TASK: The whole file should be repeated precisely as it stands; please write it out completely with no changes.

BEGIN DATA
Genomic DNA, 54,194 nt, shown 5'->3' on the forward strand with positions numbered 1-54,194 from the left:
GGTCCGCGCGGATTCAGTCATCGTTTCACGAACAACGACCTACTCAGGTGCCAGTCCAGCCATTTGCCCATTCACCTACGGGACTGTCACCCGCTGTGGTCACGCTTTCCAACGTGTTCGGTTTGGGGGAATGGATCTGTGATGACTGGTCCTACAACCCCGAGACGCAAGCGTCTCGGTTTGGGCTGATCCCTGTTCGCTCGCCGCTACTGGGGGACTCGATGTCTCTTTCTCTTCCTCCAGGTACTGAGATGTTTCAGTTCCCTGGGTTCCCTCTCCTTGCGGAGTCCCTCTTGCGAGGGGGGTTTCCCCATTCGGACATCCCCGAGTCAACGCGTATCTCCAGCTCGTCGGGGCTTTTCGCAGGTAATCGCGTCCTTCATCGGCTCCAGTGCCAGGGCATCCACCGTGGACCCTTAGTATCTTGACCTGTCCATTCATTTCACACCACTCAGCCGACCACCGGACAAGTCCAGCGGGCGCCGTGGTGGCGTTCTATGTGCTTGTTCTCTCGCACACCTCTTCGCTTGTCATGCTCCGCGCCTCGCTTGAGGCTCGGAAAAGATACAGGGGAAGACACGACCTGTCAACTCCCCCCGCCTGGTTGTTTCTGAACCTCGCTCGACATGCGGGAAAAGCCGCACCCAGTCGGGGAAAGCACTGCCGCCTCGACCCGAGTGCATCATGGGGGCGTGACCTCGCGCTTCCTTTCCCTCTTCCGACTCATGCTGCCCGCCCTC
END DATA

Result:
Genomic DNA, 54,194 nt, shown 5'->3' on the forward strand with positions numbered 1-54,194 from the left:
GGTCCGCGCGGATTCAGTCATCGTTTCACGAACAACGACCTACTCAGGTGCCAGTCCAGCCATTTGCCCATTCACCTACGGGACTGTCACCCGCTGTGGTCACGCTTTCCAACGTGTTCGGTTTGGGGGAATGGATCTGTGATGACTGGTCCTACAACCCCGAGACGCAAGCGTCTCGGTTTGGGCTGATCCCTGTTCGCTCGCCGCTACTGGGGGACTCGATGTCTCTTTCTCTTCCTCCAGGTACTGAGATGTTTCAGTTCCCTGGGTTCCCTCTCCTTGCGGAGTCCCTCTTGCGAGGGGGGTTTCCCCATTCGGACATCCCCGAGTCAACGCGTATCTCCAGCTCGTCGGGGCTTTTCGCAGGTAATCGCGTCCTTCATCGGCTCCAGTGCCAGGGCATCCACCGTGGACCCTTAGTATCTTGACCTGTCCATTCATTTCACACCACTCAGCCGACCACCGGACAAGTCCAGCGGGCGCCGTGGTGGCGTTCTATGTGCTTGTTCTCTCGCACACCTCTTCGCTTGTCATGCTCCGCGCCTCGCTTGAGGCTCGGAAAAGATACAGGGGAAGACACGACCTGTCAACTCCCCCCGCCTGGTTGTTTCTGAACCTCGCTCGACATGCGGGAAAAGCCGCACCCAGTCGGGGAAAGCACTGCCGCCTCGACCCGAGTGCATCATGGGGGCGTGACCTCGCGCTTCCTTTCCCTCTTCCGACTCATGCTGCCCGCCCTC